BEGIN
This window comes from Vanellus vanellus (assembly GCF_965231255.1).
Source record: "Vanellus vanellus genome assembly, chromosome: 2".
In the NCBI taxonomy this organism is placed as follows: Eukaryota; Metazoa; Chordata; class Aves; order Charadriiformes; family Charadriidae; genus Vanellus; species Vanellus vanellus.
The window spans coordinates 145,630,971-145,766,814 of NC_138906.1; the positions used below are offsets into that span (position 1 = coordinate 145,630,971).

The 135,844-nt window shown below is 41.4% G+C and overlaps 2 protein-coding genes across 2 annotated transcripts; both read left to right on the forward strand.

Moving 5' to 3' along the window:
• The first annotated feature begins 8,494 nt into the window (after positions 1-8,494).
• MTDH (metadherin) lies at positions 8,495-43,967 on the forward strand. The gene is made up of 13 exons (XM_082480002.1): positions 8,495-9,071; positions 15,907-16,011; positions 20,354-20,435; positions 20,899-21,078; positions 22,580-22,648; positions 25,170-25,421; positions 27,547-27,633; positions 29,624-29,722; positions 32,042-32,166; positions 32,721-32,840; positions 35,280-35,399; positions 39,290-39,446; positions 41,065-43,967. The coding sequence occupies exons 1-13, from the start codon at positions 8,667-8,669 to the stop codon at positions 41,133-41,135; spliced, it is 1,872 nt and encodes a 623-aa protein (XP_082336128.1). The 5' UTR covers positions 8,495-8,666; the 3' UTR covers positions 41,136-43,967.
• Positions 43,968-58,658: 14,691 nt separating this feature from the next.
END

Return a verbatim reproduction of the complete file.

This window comes from Vanellus vanellus (assembly GCF_965231255.1).
Source record: "Vanellus vanellus genome assembly, chromosome: 2".
In the NCBI taxonomy this organism is placed as follows: Eukaryota; Metazoa; Chordata; class Aves; order Charadriiformes; family Charadriidae; genus Vanellus; species Vanellus vanellus.
The window spans coordinates 145,630,971-145,766,814 of NC_138906.1; the positions used below are offsets into that span (position 1 = coordinate 145,630,971).

The 135,844-nt window shown below is 41.4% G+C and overlaps 2 protein-coding genes across 2 annotated transcripts; both read left to right on the forward strand.

Moving 5' to 3' along the window:
• The first annotated feature begins 8,494 nt into the window (after positions 1-8,494).
• MTDH (metadherin) lies at positions 8,495-43,967 on the forward strand. The gene is made up of 13 exons (XM_082480002.1): positions 8,495-9,071; positions 15,907-16,011; positions 20,354-20,435; positions 20,899-21,078; positions 22,580-22,648; positions 25,170-25,421; positions 27,547-27,633; positions 29,624-29,722; positions 32,042-32,166; positions 32,721-32,840; positions 35,280-35,399; positions 39,290-39,446; positions 41,065-43,967. The coding sequence occupies exons 1-13, from the start codon at positions 8,667-8,669 to the stop codon at positions 41,133-41,135; spliced, it is 1,872 nt and encodes a 623-aa protein (XP_082336128.1). The 5' UTR covers positions 8,495-8,666; the 3' UTR covers positions 41,136-43,967.
• Positions 43,968-58,658: 14,691 nt separating this feature from the next.